Friday, June 27, 2014

Farewell to the Golden Days of Boxing



Muhammad Ali defeats Sonny Liston
Long ago, there was a time when boxing was at the forefront of American sports. You had guys that brought flair and class to the sport, and many spectators would give their undivided attention to see/hear those matchups.

Names such as: Joe Frazier, Muhammad Ali, Rocky Marciano, Sonny Liston, Mike Tyson, and George Foreman (and the list goes on) embodied the epitome of boxing. In other words, these heavyweights (and others) were the force behind the success of boxing in its glory days.



Knockouts, illegal hits, non-stop trash talk, and intense grudge matches made boxing very engaging for boxing and non-boxing fans.

I can remember watching my first fight on PPV: Mike Tyson vs. Lou Savarese in 2000

Mike Tyson in the 90's
 The first punch that Tyson landed was a left hand that dropped Savarese to the canvas. The referee attempted to stop the fight at 26 seconds by getting in between the two, but Tyson continued to hammer away at Savarese, taking down the referee in the process. Shortly afterwards, Tyson was awarded the technical knockout (TKO) victory after only 38 seconds of action.

I also remember my dad finding it hard to believe Tyson had knocked this guy out in 38 seconds, let alone the 1st round. The scene in my house played out as:

Dad: "I'm going to get some nachos in the kitchen."
Family: "Ok, the match is just now starting."
Family: "Oh! Tyson knocked him out in the 1st round!"
Dad: "What?! I missed it! Show me the replay. Ya'll are just playing.." (Unfortunately, DVR was not available in 2000).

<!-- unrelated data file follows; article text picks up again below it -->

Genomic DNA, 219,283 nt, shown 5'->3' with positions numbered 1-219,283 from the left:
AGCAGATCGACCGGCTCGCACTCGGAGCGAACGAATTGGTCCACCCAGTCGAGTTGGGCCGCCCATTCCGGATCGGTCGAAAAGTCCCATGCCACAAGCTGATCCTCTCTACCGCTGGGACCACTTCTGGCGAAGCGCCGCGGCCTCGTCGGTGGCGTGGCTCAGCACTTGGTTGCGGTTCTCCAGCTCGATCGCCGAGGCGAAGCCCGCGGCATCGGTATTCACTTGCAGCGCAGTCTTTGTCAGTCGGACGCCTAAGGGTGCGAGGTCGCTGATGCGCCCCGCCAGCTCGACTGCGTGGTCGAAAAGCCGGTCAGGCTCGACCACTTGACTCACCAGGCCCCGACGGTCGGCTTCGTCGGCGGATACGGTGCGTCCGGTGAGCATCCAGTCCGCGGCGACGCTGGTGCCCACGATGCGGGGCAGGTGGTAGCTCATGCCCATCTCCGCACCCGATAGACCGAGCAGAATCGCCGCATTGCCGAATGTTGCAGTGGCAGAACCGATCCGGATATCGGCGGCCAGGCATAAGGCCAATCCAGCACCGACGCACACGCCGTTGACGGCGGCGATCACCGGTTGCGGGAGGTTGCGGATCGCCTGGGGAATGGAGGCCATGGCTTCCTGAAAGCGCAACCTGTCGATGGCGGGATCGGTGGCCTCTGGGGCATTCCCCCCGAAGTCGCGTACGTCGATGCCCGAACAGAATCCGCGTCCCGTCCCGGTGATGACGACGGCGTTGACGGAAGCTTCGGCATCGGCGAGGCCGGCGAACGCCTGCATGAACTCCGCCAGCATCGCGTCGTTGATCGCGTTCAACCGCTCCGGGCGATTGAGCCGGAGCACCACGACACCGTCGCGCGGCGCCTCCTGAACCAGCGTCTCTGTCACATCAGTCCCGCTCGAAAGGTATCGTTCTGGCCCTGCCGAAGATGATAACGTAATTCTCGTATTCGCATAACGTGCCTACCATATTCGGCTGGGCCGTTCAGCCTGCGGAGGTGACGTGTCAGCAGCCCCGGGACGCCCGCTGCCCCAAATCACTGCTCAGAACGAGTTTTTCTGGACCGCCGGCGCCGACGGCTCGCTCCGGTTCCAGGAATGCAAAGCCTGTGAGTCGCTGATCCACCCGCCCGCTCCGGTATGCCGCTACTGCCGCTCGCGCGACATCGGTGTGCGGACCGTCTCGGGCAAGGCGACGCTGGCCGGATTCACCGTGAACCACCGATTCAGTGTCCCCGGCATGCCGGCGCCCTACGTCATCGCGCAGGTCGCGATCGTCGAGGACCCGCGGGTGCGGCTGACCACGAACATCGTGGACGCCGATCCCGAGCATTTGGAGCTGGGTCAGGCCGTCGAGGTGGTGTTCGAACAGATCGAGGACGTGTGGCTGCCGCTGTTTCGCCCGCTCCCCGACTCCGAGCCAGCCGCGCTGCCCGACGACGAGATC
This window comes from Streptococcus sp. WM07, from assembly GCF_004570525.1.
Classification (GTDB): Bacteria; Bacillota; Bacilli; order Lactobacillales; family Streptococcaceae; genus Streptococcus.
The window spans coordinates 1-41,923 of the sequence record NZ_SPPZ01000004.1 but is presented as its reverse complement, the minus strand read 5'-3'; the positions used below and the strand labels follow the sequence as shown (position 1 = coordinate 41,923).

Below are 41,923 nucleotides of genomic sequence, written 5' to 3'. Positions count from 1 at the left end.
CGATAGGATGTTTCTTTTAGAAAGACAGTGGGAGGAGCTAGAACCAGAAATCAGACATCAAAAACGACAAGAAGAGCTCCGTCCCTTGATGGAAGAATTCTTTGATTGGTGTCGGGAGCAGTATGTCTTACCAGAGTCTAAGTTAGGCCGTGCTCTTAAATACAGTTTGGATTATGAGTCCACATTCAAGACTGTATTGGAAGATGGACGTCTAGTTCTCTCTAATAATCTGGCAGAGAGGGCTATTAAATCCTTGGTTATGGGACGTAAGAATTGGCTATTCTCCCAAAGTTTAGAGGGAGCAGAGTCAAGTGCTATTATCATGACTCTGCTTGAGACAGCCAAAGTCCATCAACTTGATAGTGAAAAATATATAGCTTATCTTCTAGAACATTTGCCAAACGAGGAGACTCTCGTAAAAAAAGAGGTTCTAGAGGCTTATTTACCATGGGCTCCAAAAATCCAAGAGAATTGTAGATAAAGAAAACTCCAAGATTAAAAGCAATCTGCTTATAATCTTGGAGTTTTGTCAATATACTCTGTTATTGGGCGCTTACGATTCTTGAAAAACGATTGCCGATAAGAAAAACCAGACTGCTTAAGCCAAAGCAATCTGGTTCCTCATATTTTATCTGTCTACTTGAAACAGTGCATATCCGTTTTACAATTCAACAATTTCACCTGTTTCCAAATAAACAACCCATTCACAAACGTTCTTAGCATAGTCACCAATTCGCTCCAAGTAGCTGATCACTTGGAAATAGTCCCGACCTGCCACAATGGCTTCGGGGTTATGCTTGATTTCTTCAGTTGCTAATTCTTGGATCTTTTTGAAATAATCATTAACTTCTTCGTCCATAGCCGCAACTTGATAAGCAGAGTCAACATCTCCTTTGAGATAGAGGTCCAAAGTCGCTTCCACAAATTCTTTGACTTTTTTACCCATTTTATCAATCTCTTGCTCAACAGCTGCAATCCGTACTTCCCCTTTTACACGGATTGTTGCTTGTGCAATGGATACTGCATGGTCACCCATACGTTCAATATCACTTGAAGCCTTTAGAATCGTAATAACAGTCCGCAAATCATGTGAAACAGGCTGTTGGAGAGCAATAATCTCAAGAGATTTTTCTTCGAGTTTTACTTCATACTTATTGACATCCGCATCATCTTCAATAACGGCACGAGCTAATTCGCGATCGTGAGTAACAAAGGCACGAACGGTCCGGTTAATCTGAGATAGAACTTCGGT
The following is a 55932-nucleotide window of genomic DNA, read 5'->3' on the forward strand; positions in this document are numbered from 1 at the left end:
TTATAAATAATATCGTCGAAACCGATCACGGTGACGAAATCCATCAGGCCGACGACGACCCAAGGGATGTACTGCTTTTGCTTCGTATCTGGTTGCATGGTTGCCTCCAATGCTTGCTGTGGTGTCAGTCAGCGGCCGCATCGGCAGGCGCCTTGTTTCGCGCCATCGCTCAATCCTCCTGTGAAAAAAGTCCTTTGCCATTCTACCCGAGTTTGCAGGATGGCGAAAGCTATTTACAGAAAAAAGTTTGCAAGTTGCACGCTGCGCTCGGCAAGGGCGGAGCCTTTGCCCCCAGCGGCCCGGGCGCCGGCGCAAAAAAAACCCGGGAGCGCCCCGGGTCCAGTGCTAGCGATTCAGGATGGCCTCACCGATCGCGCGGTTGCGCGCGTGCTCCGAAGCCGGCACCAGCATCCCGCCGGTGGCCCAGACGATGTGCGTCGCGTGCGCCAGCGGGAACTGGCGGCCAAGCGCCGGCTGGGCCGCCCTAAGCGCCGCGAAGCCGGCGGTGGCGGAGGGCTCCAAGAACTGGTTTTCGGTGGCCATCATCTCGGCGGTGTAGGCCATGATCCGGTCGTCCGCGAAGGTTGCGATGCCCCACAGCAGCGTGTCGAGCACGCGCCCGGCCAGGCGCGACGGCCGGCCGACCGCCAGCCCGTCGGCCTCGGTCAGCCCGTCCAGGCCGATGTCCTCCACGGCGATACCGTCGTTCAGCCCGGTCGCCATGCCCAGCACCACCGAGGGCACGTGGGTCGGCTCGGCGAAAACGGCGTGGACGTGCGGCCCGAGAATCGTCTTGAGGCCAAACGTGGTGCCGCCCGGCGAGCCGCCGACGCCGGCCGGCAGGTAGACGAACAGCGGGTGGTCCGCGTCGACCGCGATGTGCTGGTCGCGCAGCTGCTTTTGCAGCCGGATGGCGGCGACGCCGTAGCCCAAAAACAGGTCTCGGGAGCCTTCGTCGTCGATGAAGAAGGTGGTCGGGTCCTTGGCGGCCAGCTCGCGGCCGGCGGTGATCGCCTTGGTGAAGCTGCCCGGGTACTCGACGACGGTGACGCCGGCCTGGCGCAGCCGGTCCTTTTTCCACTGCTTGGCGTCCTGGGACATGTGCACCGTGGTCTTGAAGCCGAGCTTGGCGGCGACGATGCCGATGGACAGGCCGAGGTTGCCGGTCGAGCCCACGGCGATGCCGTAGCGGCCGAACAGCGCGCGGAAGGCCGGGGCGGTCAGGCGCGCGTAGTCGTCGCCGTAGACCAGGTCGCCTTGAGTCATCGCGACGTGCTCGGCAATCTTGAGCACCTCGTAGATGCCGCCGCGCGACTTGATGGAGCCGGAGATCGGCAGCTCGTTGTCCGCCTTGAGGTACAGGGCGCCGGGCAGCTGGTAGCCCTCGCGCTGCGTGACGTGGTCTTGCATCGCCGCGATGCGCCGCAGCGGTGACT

And at the end of the match, I became a boxing fan that night.

I continued to watch different fights over the years, and slowly adapted to the gradual decline of the Heavyweight class' notoriety - which eventually turned its main focus to the smaller weight classes.

Now, it seems that the decline of boxing can be attributed to its shift away from glorifying the Heavyweight Class. Instead of anticipating a knockout in less than 3 or 4 rounds, high-profile boxing matches are likely to endure the full length of a 12-round bout.

Could this be the primary mean of extending the viewer time (time = $$$) for designated networks, such as HBO and Showtime?
HBO-sponsored Boxing Ring


Whether or not, the main point is: boxing is not the same. Furthermore, I do not think it will ever be able to reach (or top) its golden days between the periods of Ali and Tyson. Floyd Mayweather, Jr. may be the only fighter to bring "that type" of flair to the boxing ring, but he cannot do it alone.

UFC Fighters in action
Today, the MMA (Mixed Martial Arts) and UFC (Ultimate Fighting Championships) have caught the attention of many more fight spectators.

Plus, the disagreements between promotional giants are not helping the sport AT ALL. Fans want to see great fights. I'm sure the fighters want to be in great fights, also; but, the promoters' motives of "tagging" a fight as their own is the main obstacle in scheduling these big matchups (i.e. Mayweather vs. Pacquiao).

Maybe one day, we will be able to see a fight on the level of Mayweather vs. Pacquiao. Despite a number of losses by Pacquiao, he is still at the top of his game...and we all know Floyd still has some fight left in him.

In all, this can be a good change for boxing. The trash-talk, knockouts, and highly-acclaimed grudge matches may not come from the Heavyweight Class, but the "heavyweights of today" are keeping the boxing landscape entertaining. As for now, I will enjoy as much boxing entertainment as I can - slowly adapting to the future changes in this industry.

Floyd "Money" Mayweather, Jr.

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